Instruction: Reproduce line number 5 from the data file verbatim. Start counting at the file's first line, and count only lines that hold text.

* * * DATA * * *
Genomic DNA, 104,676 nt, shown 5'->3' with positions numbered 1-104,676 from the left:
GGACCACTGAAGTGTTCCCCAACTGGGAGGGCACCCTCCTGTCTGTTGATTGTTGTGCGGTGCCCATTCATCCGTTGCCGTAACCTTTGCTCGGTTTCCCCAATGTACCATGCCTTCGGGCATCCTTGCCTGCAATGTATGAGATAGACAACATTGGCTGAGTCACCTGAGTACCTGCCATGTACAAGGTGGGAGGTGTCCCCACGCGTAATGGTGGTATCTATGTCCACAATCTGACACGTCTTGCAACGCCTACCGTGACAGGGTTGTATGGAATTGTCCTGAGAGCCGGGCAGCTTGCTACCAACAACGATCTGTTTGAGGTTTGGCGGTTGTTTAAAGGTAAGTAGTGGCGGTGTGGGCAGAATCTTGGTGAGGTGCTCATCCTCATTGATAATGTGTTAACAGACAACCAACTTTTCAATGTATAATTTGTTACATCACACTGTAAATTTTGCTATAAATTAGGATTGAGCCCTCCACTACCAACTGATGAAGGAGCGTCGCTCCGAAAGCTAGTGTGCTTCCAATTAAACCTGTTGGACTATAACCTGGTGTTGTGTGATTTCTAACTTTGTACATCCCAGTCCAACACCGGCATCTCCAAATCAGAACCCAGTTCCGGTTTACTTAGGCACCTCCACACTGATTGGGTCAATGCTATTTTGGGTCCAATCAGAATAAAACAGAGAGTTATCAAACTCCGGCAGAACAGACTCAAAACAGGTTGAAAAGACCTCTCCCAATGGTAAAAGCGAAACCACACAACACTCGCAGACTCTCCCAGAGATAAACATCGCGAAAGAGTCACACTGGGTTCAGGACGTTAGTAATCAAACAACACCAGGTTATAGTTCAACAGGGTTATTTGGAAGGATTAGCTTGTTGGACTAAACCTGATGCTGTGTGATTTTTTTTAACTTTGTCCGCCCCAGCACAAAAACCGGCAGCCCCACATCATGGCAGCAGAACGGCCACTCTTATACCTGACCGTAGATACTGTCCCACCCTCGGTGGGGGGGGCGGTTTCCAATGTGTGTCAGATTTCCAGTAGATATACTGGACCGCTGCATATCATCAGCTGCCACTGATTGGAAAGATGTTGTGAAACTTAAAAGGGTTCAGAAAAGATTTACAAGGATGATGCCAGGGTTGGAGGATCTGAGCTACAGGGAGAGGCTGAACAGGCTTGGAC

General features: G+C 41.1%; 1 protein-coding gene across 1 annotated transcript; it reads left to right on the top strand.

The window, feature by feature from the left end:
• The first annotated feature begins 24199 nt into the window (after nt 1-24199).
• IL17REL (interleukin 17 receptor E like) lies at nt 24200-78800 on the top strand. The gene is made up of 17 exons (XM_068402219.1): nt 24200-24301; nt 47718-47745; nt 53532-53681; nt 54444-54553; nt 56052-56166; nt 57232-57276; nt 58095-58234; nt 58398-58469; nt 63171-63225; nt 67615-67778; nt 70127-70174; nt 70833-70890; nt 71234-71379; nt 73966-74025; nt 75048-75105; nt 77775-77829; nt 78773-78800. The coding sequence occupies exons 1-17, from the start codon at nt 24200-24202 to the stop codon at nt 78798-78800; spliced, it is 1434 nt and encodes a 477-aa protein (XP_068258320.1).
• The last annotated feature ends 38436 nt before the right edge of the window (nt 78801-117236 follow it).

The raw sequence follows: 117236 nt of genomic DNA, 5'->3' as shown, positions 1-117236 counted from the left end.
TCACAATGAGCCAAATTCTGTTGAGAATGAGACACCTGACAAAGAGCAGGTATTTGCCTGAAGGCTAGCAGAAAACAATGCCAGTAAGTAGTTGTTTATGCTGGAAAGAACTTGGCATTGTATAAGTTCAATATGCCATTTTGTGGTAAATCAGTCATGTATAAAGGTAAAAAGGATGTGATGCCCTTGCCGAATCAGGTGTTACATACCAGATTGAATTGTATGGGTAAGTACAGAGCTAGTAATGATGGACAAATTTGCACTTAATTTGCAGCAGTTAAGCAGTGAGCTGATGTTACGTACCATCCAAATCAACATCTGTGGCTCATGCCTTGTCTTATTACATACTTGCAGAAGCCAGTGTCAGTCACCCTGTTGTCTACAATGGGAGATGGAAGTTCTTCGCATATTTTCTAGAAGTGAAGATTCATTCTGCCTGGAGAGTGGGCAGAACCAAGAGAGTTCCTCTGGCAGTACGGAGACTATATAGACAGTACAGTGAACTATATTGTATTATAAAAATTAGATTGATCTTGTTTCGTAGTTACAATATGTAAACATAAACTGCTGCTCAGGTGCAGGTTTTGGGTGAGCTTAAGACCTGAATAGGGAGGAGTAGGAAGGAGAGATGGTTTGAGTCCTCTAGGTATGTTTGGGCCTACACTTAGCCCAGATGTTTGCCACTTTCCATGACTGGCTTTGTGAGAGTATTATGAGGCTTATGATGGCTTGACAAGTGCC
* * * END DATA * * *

• The first annotated feature begins 24199 nt into the window (after nt 1-24199).